Tonight I attended the first part of a three-part poetry workshop called “Lie, Cheat, & Steal.” I signed up for it within, like, thirty seconds of hearing it existed. Why everyone in town wasn’t there I’ll never understand.
The cheating part was tonight. We did found poems and erasure poems. The instructor pointed out the most helpful technique of erasure poems, which I had never fully grasped before: Don’t try to actually read the text you’re erasing. As she said, “Once my mind starts to make sense of things, then no poems come.” Yes. Sense is highly overrated.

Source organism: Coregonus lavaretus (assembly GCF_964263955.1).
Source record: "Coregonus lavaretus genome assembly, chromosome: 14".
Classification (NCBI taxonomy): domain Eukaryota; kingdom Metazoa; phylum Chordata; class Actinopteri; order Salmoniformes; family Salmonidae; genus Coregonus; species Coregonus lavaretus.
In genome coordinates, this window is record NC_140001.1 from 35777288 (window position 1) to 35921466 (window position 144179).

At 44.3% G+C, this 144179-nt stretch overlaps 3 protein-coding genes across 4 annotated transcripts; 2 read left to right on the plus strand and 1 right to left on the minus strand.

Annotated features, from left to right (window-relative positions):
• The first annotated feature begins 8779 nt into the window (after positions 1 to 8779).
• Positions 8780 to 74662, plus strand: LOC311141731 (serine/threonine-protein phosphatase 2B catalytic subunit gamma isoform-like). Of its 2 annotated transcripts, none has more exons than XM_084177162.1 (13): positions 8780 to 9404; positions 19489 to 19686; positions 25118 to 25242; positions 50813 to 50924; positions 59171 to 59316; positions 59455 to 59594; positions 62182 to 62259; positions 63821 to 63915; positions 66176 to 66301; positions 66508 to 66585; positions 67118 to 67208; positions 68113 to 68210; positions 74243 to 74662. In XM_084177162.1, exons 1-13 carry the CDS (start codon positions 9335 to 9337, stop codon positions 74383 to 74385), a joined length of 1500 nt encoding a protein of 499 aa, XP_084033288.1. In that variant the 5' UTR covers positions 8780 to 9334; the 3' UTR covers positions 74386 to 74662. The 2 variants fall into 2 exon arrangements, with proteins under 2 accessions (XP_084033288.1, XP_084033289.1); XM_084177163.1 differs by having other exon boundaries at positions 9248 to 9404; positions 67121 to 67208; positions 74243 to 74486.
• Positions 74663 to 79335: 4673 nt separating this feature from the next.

I wrote this found poem, taken from James P. Ronda’s book Lewis and Clark Among the Indians, 1984.
They were simply adopted as fictional relatives–
horses and mules,
villagers and nomads alike,
corn, beans, squash, and tobacco.
The scattered bones of both men and animals in a fallow cornfield.
The Americans poking and probing all the strange objects.
Neither were quite ready
to pass judgment on each other.
It was, after all,
just the beginning.